• In April 2010, in response to extensive negative publicity and criticism of the Pope, the Vatican entered what the Associated Press called “full damage control mode”.[174] Cardinal Tarcisio Bertone, the Vatican’s secretary of state, during a visit to Chile, linked the scandal to homosexuality.[175] In response to widespread criticism of that statement, Vatican spokesman, Federico Lombardi said Bertone’s statement went outside the remit of church authorities while maintaining that “the statement was aimed at ‘clarifying’ Cardinal Bertone’s remarks and should not be seen as the Holy See ‘distancing’ itself from them.” He also noted that 10 per cent of the cases concerned paedophilia in the “strict sense” and the other 90 per cent concerned sex between priests and adolescents.[176] Giovanni Maria Vian, editor of L’Osservatore Romano, the Vatican’s official newspaper, said the continuing criticism of Pope Benedict XVI and the Vatican in handling the clerical sex abuse crisis is part of a media campaign to sell newspapers.[177] The Pope issued a statement that the “Church must do penance for abuse cases”.[178]
    • In 2010, BBC reported that the latest research by experts indicate that Catholic priests may be no more likely than others to abuse. However, a major cause of the scandal was the cover-ups and other alleged shortcomings in the way the church has dealt with the abuses.[188]
    • Robin Pomeroy did her best impression of a publicist in a nearly one-sided article for Reuters on Tuesday that spotlighted homosexuals in Rome “toasting the departure of the worst Church leader they can imagine” – Pope Benedict XVI. Pomeroy quoted extensively from LGBT activist Franco Grillini, but failed to mention his radical left wing politics, which included a run as a Communist Party candidate in Italy in the 1980s.
    • Under Benedict, Grillini says, the Church has gone to more conservative “extremes” due to the “fierce competition” from radical Islam and evangelical Christianity.
        “They are trying to stem the competition posed by the religious radicalism of Islam or Christian fundamentalism by adopting the same message … The Catholic Church is squeezed by competition from new religious extremes that I believe represent the real danger in today’s world.”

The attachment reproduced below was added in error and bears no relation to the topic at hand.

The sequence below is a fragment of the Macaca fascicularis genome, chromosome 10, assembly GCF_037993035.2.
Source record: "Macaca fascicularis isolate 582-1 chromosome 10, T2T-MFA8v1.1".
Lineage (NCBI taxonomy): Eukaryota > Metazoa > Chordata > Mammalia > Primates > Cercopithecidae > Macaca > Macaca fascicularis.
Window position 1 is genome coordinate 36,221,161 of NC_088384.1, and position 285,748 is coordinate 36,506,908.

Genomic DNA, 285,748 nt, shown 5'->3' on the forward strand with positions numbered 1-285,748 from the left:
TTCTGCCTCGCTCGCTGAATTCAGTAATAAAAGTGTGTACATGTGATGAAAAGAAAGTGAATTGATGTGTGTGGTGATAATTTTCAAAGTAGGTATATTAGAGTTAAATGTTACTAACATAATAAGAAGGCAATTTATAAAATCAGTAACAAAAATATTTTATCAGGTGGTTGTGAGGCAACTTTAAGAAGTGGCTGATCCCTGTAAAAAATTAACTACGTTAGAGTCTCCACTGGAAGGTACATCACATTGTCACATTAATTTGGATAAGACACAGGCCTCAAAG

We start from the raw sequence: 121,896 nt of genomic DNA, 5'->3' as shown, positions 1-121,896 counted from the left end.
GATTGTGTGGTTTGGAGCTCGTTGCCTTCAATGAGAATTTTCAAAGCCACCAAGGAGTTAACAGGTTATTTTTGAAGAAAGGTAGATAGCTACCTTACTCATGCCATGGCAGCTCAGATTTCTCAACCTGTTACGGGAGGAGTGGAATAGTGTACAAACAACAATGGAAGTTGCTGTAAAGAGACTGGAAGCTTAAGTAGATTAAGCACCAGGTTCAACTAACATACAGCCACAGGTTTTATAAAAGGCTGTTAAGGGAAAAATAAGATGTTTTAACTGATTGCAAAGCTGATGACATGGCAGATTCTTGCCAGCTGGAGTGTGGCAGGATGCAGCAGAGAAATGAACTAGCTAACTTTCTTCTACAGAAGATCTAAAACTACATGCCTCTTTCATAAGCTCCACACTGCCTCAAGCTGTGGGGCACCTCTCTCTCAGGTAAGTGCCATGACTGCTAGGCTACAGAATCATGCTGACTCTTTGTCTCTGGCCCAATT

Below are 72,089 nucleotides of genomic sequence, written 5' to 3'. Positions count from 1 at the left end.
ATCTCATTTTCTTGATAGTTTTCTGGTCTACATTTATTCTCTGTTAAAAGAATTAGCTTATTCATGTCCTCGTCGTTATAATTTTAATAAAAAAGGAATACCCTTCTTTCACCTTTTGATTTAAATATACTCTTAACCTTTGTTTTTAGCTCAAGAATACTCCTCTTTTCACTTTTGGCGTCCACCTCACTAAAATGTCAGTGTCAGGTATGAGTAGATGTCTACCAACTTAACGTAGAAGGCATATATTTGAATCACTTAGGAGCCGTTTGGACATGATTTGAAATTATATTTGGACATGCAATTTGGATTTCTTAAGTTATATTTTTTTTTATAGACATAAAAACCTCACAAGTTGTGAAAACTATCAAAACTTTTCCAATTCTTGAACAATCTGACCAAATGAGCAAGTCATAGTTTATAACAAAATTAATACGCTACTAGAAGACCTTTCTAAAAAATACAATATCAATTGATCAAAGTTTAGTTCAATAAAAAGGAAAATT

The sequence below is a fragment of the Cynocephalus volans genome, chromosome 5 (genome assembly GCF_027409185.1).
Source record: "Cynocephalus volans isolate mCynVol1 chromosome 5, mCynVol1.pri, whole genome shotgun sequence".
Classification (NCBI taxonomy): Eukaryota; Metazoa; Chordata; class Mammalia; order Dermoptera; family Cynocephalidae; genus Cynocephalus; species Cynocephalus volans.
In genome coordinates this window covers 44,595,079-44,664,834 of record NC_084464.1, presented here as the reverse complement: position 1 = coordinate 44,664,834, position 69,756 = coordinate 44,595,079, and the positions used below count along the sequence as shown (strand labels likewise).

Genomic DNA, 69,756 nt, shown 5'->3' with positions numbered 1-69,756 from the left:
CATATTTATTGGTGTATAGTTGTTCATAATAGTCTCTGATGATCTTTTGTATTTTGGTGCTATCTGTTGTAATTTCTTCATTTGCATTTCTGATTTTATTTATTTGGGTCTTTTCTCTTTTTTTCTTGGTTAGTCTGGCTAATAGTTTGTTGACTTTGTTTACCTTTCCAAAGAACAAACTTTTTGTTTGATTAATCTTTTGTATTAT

• tags: pope

    • Bob Woodward’s been banging the tables of various talk shows for weeks, making the same fairly banal point: The White House proposed sequestration as part of a package to raise the debt limit in 2011. Watching Woodward in action has been disconcerting for the many reporters who covered the story in real time. Did the White House float sequestration as a “trigger” to force a better, later deal from Congress? Yes. Would this have ever become an issue if Republicans hadn’t chosen to hogtie the debt limit and hold a sixgun to its head for six months? No. So who cares?




      Banal, like I said, until Woodward’s Friday Washington Post column on the topic. The Post blasted this out to its news alert list with the subject “EXCLUSIVE: Obama Misled; He and Jack Lew Planted Seeds For Disastrous Sequester.” That cranked it up from banal to outright strange.

    • I asked him why journalists, framing the selection of a new pope, can write so easily of arguments for women in the priesthood or changes in the moral structure of the church, yet strenuously avoid what is at the root of the church: faith in God.


      “That’s why you always get it wrong,” said Cardinal George, laughing. “Even when your facts are right, your story’s wrong. It’s not fair to ask journalists to acknowledge the Holy Spirit, is it? But they don’t see religion as a variable, if you like. It’s independent of politics or economics, but they tend to reduce it to what they’re good at: reporting on countries, reporting on corporations. And so that’s the framework, and those frameworks are partially true, but they’re not fundamentally true. …

    • It was time to give him a printout that spoke to Benedict’s warning of that crisis of faith, a recent essay by Rod Dreher in The American Conservative magazine. It contained a passage from the Catholic theologian Larry Chapp:


      “… One thing that is being overlooked in all of this is Benedict’s statement that the reason why the Church needs someone with more physical strength at the helm is because the faith of the Church is facing what he calls a ‘grave crisis.’ … I think he is saying there is something uniquely dangerous in the current situation of the Church and that unique thing is the de facto apostasy of so many within the Church, up to, and perhaps especially including, many members of the clergy and religious.”